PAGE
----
The proposed Liberal bank tax doesn’t make any sense from a policy perspective: Gord Nixon
A former chief executive of Royal Bank of Canada said the federal Liberals’ plan to slap a surtax on big bank and insurance profits “makes no sense” and called the move a purely “political decision.”
“That type of policy is pandering politics,” said Gord Nixon, who is also chairman of BNN Bloomberg parent company BCE Inc., in an interview Tuesday. “It might sell well in terms of achieving votes but it doesn’t make any sense from a policy perspective.”
The Liberals proposed a three-per-cent additional tax on profits that exceed $1 billion for Canada’s biggest banks and insurance companies as a way to help pay for new program spending, although some Bay Street analysts feel the plan lacks crucial details.
Nixon implied he isn’t necessarily surprised politicians took aim at big banks given his prior experience as RBC's CEO and president from 2001 to 2014.
“Why the banks? Other than they’re an easy target,” he said. “The banks always deal with political issues.”
He said there are a few sectors, such as technology and grocers, that fared much better than banks and insurers through the COVID-19 pandemic, which suggests the targeted tax has political undertones.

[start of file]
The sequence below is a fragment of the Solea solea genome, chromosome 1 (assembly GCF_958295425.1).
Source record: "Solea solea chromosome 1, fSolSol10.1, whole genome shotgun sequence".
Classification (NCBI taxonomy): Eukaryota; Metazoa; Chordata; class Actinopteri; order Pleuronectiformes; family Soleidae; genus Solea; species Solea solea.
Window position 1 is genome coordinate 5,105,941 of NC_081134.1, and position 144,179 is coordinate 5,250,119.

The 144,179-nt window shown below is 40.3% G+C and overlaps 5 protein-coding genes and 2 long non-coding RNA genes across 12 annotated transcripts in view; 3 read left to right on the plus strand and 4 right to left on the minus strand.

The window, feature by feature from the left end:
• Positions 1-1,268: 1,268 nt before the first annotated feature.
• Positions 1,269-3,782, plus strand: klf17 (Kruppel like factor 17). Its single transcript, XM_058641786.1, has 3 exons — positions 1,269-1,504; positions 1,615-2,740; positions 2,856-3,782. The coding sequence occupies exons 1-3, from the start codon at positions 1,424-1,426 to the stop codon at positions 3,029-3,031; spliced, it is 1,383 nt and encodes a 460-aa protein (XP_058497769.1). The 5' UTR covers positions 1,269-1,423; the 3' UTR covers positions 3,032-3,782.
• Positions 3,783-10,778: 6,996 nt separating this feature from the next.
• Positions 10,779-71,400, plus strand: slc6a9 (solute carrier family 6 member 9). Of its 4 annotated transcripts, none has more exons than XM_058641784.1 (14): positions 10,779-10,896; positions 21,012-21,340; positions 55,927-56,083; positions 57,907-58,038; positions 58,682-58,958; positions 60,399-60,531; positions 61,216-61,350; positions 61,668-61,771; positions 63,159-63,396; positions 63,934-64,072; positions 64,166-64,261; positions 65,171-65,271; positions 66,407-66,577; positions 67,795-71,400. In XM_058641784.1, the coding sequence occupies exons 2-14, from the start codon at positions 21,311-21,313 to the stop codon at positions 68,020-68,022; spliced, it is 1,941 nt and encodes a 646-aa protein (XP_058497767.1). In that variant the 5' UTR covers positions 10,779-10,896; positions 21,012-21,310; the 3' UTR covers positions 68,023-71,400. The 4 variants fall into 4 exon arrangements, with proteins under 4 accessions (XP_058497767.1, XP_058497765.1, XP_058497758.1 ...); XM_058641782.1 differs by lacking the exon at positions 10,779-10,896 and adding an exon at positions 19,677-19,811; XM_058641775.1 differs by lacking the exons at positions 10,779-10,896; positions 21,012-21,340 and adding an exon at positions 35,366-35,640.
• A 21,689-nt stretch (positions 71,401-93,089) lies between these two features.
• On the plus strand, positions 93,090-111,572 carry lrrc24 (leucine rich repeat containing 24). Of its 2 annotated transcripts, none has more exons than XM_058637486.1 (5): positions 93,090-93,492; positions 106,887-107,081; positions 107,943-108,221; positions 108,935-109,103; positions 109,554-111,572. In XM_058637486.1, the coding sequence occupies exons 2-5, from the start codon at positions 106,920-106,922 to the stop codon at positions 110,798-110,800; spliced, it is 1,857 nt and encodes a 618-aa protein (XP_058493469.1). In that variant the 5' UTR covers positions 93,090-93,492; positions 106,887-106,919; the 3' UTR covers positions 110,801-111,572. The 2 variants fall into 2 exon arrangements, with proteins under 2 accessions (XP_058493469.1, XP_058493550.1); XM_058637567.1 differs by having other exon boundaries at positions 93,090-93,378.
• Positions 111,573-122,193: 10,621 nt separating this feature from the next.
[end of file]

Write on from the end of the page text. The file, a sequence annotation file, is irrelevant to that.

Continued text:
“The banks actually didn’t do very well during the pandemic. You look at the three-year returns on banks, they’re up less than five per cent. The S&P is up close to 15 per cent,” he said. “I’m not suggesting there’s hardship there. But their earnings were very strong the last two quarters, largely because they were reversing a lot of loan losses that were taken when the pandemic first hit.”
Instead of a bank tax, Nixon would rather see policies that help attract business investment and talent, something he felt the campaign platforms proposed by Canada's major political parties lacked.
“A lot of the issues that needed to be discussed were not necessarily discussed. And I think clearly, the result is that there is no mandate, if you will, given to the Liberal Party.”
Another one of Nixon's concerns is the ballooning federal debt burden. The Conservative Party was the only major federal party to propose bringing the budget back to balance within a decade.
“We can’t just spend and spend and push that problem down the road. One of the problems of politics – and it’s all political parties – is it’s very easy to spend when you don’t have to live with the consequences of that spending for many years down the road. But there’s always a day of reckoning,” he said. “That day of reckoning is ultimately going to appear whether it’s through higher inflation or anemic economic growth.”